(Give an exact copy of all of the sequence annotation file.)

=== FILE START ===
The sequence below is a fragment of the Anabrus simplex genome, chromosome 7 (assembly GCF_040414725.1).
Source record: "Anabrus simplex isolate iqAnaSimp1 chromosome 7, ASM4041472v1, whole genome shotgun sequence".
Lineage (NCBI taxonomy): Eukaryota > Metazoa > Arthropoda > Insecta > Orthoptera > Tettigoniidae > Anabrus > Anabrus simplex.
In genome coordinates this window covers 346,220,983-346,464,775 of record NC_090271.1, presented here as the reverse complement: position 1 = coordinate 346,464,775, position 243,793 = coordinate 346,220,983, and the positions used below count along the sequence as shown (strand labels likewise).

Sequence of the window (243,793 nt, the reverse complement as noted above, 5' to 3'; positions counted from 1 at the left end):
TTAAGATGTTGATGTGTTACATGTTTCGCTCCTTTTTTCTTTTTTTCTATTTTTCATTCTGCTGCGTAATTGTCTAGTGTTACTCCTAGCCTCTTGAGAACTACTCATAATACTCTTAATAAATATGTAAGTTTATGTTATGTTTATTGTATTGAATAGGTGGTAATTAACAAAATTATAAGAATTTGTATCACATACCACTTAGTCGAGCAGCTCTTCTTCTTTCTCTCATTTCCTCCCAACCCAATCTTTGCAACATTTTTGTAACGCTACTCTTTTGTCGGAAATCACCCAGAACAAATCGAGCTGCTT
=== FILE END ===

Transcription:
The sequence below is a fragment of the Anabrus simplex genome, chromosome 7 (assembly GCF_040414725.1).
Source record: "Anabrus simplex isolate iqAnaSimp1 chromosome 7, ASM4041472v1, whole genome shotgun sequence".
Lineage (NCBI taxonomy): Eukaryota > Metazoa > Arthropoda > Insecta > Orthoptera > Tettigoniidae > Anabrus > Anabrus simplex.
In genome coordinates this window covers 346,220,983-346,464,775 of record NC_090271.1, presented here as the reverse complement: position 1 = coordinate 346,464,775, position 243,793 = coordinate 346,220,983, and the positions used below count along the sequence as shown (strand labels likewise).

Sequence of the window (243,793 nt, the reverse complement as noted above, 5' to 3'; positions counted from 1 at the left end):
TTAAGATGTTGATGTGTTACATGTTTCGCTCCTTTTTTCTTTTTTTCTATTTTTCATTCTGCTGCGTAATTGTCTAGTGTTACTCCTAGCCTCTTGAGAACTACTCATAATACTCTTAATAAATATGTAAGTTTATGTTATGTTTATTGTATTGAATAGGTGGTAATTAACAAAATTATAAGAATTTGTATCACATACCACTTAGTCGAGCAGCTCTTCTTCTTTCTCTCATTTCCTCCCAACCCAATCTTTGCAACATTTTTGTAACGCTACTCTTTTGTCGGAAATCACCCAGAACAAATCGAGCTGCTT